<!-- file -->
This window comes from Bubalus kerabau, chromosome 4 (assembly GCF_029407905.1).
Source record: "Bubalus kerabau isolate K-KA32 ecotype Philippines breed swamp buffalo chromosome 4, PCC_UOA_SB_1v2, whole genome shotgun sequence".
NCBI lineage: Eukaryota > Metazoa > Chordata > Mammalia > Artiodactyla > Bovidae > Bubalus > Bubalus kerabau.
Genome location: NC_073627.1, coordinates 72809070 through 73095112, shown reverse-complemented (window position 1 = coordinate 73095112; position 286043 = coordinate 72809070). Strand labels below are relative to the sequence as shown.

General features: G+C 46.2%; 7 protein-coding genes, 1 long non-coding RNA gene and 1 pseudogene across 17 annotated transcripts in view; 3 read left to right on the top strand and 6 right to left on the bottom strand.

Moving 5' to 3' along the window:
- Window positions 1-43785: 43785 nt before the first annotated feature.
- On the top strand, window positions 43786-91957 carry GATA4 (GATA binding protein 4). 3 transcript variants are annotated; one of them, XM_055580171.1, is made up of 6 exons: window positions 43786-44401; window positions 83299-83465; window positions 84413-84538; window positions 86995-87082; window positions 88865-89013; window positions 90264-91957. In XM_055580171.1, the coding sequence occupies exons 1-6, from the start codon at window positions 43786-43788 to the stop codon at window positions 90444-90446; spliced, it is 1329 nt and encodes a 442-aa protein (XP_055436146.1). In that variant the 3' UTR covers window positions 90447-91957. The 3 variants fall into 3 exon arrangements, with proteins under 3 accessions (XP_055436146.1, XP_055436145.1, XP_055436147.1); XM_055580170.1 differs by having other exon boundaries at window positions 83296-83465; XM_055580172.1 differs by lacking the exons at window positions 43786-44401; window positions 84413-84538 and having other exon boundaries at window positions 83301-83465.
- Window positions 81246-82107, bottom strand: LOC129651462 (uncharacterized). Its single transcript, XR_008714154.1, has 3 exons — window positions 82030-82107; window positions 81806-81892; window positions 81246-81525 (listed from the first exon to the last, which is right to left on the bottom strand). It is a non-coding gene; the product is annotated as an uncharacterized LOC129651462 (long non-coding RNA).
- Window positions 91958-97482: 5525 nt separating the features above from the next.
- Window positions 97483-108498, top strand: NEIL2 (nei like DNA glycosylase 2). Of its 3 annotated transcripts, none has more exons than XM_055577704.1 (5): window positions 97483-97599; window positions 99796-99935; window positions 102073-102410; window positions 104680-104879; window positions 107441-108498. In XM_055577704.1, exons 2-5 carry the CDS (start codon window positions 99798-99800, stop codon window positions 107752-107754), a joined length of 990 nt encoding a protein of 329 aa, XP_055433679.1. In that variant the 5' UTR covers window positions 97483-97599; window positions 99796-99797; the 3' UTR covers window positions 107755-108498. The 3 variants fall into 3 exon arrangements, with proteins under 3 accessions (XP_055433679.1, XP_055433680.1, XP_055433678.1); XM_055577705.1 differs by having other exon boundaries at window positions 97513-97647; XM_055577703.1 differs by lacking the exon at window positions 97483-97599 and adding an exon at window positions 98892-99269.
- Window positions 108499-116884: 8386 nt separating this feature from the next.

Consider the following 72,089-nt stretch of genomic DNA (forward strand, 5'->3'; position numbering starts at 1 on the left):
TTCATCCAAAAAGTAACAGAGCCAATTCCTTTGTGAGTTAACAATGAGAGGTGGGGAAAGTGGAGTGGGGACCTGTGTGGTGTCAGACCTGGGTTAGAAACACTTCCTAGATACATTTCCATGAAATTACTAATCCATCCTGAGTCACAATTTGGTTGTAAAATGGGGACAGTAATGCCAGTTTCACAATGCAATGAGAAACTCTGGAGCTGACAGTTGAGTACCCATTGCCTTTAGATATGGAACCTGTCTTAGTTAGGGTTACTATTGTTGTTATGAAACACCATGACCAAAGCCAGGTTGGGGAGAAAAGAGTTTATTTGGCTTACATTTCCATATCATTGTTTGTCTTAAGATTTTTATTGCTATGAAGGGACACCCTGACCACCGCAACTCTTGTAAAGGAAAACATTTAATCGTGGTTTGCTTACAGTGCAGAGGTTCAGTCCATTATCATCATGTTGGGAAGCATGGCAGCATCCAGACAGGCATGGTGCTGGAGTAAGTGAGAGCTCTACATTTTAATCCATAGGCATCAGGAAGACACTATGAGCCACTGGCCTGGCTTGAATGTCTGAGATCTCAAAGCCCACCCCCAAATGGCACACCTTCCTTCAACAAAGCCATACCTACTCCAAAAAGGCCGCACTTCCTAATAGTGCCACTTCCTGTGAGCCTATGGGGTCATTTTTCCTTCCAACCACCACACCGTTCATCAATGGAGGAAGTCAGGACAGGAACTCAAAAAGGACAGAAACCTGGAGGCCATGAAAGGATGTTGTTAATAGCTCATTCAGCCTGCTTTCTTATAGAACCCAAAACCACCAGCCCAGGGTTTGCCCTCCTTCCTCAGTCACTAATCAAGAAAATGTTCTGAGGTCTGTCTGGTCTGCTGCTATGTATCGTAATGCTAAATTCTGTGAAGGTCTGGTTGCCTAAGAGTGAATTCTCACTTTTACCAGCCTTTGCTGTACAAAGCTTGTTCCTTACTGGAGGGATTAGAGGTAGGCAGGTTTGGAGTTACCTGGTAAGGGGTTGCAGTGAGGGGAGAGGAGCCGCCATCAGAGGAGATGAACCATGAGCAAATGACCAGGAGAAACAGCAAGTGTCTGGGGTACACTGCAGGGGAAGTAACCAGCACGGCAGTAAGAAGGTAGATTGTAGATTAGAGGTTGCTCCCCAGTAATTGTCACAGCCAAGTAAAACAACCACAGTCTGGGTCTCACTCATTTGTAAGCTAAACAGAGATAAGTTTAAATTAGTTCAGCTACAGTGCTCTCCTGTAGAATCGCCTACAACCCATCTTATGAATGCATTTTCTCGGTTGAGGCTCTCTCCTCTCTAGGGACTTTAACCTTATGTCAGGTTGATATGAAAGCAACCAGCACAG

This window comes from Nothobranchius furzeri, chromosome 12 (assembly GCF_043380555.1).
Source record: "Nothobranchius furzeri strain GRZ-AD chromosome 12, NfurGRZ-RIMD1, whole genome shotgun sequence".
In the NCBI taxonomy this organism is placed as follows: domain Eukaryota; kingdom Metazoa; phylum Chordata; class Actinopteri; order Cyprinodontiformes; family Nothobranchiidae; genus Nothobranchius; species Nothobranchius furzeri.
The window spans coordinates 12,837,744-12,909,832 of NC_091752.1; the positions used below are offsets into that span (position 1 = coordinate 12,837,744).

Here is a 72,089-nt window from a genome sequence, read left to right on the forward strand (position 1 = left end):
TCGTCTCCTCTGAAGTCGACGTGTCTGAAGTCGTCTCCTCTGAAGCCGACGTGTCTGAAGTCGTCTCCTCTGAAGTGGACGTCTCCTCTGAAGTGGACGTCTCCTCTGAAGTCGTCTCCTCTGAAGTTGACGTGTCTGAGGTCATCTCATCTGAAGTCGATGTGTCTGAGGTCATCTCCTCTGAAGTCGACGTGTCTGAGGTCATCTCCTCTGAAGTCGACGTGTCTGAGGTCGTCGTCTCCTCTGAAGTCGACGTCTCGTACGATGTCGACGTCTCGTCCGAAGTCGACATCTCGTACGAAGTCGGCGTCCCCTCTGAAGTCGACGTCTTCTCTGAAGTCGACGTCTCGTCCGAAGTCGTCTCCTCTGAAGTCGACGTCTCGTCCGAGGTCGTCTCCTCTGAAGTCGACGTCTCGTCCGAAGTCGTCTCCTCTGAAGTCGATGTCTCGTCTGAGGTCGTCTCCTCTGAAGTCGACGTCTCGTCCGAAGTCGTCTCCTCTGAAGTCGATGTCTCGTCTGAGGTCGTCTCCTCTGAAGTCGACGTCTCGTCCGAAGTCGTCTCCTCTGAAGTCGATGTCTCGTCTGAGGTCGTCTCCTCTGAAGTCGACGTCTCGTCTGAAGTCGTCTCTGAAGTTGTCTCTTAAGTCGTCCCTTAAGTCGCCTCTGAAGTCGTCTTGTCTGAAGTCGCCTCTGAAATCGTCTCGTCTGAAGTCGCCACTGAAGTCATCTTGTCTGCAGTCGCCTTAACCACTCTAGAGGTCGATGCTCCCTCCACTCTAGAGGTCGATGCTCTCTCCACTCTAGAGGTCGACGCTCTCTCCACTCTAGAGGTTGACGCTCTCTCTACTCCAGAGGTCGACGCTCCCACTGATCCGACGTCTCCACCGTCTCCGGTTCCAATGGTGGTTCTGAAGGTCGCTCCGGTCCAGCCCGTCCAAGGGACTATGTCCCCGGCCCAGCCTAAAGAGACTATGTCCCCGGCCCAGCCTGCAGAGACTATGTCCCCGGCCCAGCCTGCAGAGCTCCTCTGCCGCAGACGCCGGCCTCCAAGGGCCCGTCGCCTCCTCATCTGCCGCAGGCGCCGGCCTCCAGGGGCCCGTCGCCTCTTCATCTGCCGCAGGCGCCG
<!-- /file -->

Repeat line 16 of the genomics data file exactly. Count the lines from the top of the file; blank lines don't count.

Source record: "Nothobranchius furzeri strain GRZ-AD chromosome 12, NfurGRZ-RIMD1, whole genome shotgun sequence".